T-shirt to Varsity Jacket DIY – How to Make a Varsity Jacket out on an Old T-Shirt

T-shirt to Varsity Jacket DIY Continued

Step 2: Cut Your T-Shirt

T-shirt to Jacket DIY - Step 2 Where to cut Back Jacket

VIDEO TIME STAMP – 4:25

Now, it’s time to cut your T-Shirt.

First, cut the sleeves off of each side of your shirt. Then cut a bottom strip of the length of your jacket by measuring out how long you want your finished jacket to be. But don’t throw out either of those pieces as we will need the sleeve for a pattern later as well as the strip of fabric to add to the front when we go to apply our buttons.

T-shirt to Jacket DIY - Step 2 Where to cut Front JacketFrom here, cut out the side seams and the shoulder seams creating a front piece and a back piece separate from each other.

Next, using the back of your jacket, cut out the neckline as close to the collar seam as possible. Then bring the front of your jacket forward. Fold the front of your jacket in half and cut out a deeper neckline than you did in the back. Finally, cut the shirt piece directly in half on the fold creating two separate front pieces.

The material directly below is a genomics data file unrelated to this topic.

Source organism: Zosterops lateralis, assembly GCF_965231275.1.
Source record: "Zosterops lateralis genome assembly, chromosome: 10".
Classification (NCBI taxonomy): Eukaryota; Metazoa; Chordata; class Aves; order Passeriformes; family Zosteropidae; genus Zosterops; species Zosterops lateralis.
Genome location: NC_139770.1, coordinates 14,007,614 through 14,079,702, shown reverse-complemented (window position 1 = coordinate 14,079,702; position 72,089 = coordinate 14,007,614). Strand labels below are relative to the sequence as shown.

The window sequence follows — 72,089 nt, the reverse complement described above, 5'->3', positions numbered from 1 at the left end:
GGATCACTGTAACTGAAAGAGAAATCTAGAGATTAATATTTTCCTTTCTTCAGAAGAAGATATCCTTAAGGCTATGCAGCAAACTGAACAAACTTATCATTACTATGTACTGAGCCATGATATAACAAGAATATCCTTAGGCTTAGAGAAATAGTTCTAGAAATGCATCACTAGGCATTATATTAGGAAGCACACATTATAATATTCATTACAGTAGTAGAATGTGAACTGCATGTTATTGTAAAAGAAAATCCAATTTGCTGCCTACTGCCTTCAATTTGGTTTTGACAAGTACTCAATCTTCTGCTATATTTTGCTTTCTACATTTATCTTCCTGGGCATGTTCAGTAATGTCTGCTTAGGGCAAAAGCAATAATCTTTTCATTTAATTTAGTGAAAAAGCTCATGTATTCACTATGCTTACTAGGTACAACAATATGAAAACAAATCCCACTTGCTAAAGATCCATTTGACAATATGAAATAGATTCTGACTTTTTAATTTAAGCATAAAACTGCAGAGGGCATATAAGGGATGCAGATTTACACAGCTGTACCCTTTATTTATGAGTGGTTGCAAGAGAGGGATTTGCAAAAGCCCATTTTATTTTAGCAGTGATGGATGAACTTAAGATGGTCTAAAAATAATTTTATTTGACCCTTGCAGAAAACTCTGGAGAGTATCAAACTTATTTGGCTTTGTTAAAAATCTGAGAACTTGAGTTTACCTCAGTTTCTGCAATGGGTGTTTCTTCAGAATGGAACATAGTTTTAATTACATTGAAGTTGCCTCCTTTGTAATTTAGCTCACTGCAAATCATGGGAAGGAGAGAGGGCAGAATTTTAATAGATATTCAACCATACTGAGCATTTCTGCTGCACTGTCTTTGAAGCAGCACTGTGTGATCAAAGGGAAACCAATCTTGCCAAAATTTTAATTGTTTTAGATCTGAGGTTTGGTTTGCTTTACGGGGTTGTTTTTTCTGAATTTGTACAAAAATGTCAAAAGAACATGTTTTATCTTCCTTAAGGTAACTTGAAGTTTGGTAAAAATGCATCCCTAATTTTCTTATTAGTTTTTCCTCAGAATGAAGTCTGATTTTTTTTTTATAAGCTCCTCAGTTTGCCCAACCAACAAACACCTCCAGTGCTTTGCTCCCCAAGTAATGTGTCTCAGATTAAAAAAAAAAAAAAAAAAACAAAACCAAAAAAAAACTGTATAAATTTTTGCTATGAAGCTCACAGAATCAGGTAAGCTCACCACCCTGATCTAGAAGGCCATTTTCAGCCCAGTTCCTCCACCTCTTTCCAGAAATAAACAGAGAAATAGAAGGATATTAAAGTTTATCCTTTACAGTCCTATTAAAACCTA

At this point, we should have 1 back jacket panel with a full logo and two front panels out of the plain T-Shirt fabric.

 

Step 3: Cut the Liner

T-shirt to Jacket DIY - Step 3 Cutting LinerVIDEO TIME STAMP – 5:31

And then, lay out the shapes that you just cut out from the shirt pieces on your liner fabric. In this step use the T-shirt pieces as patterns to cut out the right shapes for liner.

You should be left with two front panels of both liner and T-shirt fabric and one back panel of Tshirt and liner fabric.

 

T-shirt to Varsity Jacket Step 4 – Cutting the Sleeves

T-shirt to Jacket DIY - Step 4 Cutting the SleeveVIDEO TIME STAMP – 5:49

T-shirt to Jacket DIY - Step 4 Cutting the Sleeve out of FabricUsing the T-shirt sleeve as a pattern cut out a new, long sleeve for the jacket. To get the proper length of sleeve measure the length of where you want your sleeve to end (subtracting a few inched for ribbing fabric later on).

Layout the T-shirts original sleeve flat on the new sleeve fabric by cutting out the existing seam. Then use the arm length measurement to mark the new end to the sleeve. And use your own wrist measurement to taper the cut at a slant and cut out the new jacket sleeves.

At this point, you may discard the original sleeves of the t-Shirt.